Learn more about the MQTT protocol and the broker itself.

MQTT is a protocol, which allows users to publish data and subscribe to it.

Last Christmas I was introduced to the ITKO project, which constructs from 4 stages and it’s main goal is to produce a way to analyse IoT data with machine learning and artificial intelligence. The first stage is to collect IoT data to our universal platform, which is available over the internet.

Data sources

IoT is all about devices that act like data sources and are capable to process it’s data or send it to somewhere for further analysis.  Basically any sensor which is readable digitally is a valid data source. On edge locations these sensors are usually controlled by a master device called gateway or some cloud enthusiasts would say edge device since it’s not something inside the cloud rather on someone else’s premise. Those gateway devices usually then reads the data from the sensor devices and forwards the results to some specific cloud service where the users can access them.

Gateway collecting data and publishing it to the cloud with MQTT Client.

There are plenty of devices on market, which can be used as a gateway. Those gateway devices constructs of some PC hardware and usually lacks a graphical processing unit. One very popular gateway device is Raspberry Pi, since it is cheap, has plenty of input and output capability and is an open system. Gateways usually runs a lightweight OS like a small linux distro or windows embedded.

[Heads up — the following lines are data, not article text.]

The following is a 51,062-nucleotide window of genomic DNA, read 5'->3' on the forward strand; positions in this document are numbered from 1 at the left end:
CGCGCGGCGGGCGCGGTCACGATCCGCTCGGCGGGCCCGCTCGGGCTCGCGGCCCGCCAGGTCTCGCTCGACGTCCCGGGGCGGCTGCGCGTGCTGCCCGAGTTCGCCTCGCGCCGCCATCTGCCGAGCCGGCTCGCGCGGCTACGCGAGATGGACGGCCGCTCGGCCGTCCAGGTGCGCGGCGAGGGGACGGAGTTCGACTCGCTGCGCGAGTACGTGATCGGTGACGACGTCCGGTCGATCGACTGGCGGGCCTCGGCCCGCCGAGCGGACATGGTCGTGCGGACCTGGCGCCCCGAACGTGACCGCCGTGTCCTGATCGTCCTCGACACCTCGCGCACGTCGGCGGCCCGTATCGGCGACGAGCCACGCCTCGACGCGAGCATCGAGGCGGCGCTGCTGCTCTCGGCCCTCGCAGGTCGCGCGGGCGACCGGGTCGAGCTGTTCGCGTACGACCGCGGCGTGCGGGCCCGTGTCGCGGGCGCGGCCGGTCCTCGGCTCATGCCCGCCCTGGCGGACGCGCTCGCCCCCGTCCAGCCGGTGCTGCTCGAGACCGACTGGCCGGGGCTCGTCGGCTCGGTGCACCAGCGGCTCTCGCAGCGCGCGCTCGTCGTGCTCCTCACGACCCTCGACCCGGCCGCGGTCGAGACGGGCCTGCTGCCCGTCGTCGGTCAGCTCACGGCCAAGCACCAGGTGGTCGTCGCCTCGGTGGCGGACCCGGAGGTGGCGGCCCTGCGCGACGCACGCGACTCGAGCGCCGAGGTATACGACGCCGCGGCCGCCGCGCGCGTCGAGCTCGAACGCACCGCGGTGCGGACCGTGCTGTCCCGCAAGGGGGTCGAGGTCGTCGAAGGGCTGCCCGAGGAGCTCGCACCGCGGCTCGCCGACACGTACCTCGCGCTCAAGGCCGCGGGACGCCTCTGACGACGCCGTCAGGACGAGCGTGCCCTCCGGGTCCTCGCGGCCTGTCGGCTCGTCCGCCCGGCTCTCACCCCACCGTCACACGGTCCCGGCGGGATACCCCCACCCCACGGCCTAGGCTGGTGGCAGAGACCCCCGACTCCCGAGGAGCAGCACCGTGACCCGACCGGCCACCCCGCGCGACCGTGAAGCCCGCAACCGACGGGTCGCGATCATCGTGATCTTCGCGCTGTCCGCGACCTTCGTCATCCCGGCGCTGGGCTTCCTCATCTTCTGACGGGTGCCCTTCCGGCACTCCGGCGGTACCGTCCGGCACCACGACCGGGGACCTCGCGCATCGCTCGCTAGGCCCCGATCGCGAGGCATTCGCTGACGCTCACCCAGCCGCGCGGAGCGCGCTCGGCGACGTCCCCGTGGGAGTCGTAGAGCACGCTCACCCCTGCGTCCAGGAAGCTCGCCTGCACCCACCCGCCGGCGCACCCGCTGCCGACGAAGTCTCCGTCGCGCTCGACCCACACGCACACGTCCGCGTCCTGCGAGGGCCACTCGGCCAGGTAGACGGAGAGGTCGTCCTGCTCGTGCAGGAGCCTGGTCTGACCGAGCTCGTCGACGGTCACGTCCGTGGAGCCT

Whichever IoT gateway you may choose, it seems that they support MQTT protocol at some level. Or at least if the gateway is newer generation. So it seems a viable option for sending data to the cloud, right? Well it depends on the use case, maybe further analysis will help you to understand more.

MQTT in a nutshell

MQTT (Message Queue Telemetry Transport) protocol is usually running on top of TCP/IP and allows bi-directional messaging with publish and subscribe methods. This messaging happens via MQTT broker which listens to any publisher and forwards published messages to all whom have subscribed to the same topic.

MQTT publishing message to smart devices.

MQTT is considered a lightweight protocol, so it is suitable for IoT data. It also packs a lot of options like:

  • 3 levels of QoS (Quality of Service)
  • LWT (Last Will and Testament)
  • KeepAlive
  • Properties in MQTT header (MQTT v5)
  • Persistent/clean sessions
  • Authentication
  • Message queueing while offline (persistent session)
  • Message retention

This list contains every option that I understood from MQTT-protocol, and is mostly based on HiveMQ’s MQTT Essentials and Mosquitto man page.

MQTT Communication

As we discovered earlier, the MQTT requires a broker and client. Broker is a service that runs on a server and has to have at least one port open, which is by default 1883. Clients are then configured to connect to this with protocol, hostname and port. Yes, protocol can be configured as well.

Protocol freedom can be confusing.